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AL East: Rays pack in picks
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2004 First-Year Player Draft
06/09/2004  1:15 AM ET
AL East: Rays pack in picks
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Jeff Niemann went 5-2 with a 2.51 ERA this past season at Rice University. (courtesy Rice U.)
Pitching was the premium commodity in this year's First-Year Player Draft, and clubs in the AL East definitely joined the arms race.

Starting with the Devil Rays' pick at No. 4 of big right-hander Jeff Niemann out of Rice, the AL East pretty much across the board focused on adding arms to their organizations throughout the two-day draft.

"The draft dictated pitching," said Gordon Blakeley, the Yankees' senior vice president of player personnel.

"We thought this draft was really deep in pitching and that's a need as well," said Red Sox general manager Theo Epstein.

Here's a glance at the AL East's selections on Day 1 of the First-Year Player Draft:

BALTIMORE ORIOLES
• Orioles draft picks
Four picks after the Jays took Niemann, the Orioles picked up right-hander Wade Townsend, Niemann's Rice teammate, at No. 8 to give the Owls three of the top eight picks in the draft.

The Orioles were among the teams that passed up the chance to draft high-profile college players Jered Weaver and Stephen Drew, but they were very happy to have selected Townsend, even if he was the third of Rice's trio of aces to be drafted.

"Yeah, I guess I am the worst one," he joked Monday.

Townsend, drafted after Niemann and No. 5 overall pick by the Mets Phil Humber, comes in with gaudy credentials from his senior year: a 12-0 record with a 1.80 ERA and 148 strikeouts in 120 1/3 innings.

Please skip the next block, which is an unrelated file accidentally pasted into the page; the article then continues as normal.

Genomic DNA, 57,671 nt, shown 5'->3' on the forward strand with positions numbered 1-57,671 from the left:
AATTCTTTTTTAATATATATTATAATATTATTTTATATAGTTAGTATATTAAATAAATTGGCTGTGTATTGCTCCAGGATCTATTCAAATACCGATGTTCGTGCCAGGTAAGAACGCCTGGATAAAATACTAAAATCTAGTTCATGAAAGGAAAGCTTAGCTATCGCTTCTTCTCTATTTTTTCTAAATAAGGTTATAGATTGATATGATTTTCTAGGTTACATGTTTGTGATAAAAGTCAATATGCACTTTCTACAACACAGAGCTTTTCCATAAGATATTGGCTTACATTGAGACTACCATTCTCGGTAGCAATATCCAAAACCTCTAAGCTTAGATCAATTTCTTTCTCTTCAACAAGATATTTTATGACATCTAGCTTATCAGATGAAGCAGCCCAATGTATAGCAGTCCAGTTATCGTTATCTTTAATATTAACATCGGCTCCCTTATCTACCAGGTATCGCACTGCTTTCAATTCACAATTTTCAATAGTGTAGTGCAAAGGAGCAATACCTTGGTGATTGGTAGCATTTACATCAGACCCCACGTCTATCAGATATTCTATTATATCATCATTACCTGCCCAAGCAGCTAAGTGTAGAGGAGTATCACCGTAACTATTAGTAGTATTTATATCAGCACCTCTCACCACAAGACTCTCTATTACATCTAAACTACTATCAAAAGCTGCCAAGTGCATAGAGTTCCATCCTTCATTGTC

The Orioles went heavy on pitching early, picking right-handers with three of their first five selections and taking eight pitchers among their first 17 selections while focusing on power among position players. They took only three high schoolers on the first day, including third-round pick Brad Bergeson of Foothill High in Pleasanton, Calif.


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In all, 26 of the Orioles' 49 selections were pitchers, including 14 right-handers and 12 left-handers. In addition to the pitchers selected, the Orioles chose eight catchers, eight outfielders and four shortstops, as well as a first baseman, second baseman and third baseman.

They dipped into the college ranks 32 times, and into high schools for 17 picks.

BOSTON RED SOX
• Red Sox draft picks
Not drafting until the 65th pick, the Red Sox were happy to find a scrappy David Eckstein-type in Dustin Pedroia when their turn finally came around.

The Sox then took turned their attention to the mound, taking pitchers with eight of their next 12 picks, starting with a pair of lefties -- third-rounder Andrew Dobies of Virginia and Thomas Hottovy of Wichita State, both of whom could be on a fast track.

Pedroia, meanwhile, started all 185 games in his Sun Devils career and was only the fourth Sun Devils player ever to win All-Pac-10 first team honors three straight years. Pedroia was rated as the 16th-best position player in the draft and 53rd overall by Baseball America.

The Sox took just two prep players in their first 17 picks, and took 11 overall, including Nick Francona, a left-handed pitcher who's the son of Sox manager Terry Francona.

NEW YORK YANKEES
• Yankees draft picks
With pitching an organizational priority, this pitching-heavy draft was set up well for the Yankees. They took 30 pitchers among their 52 selections.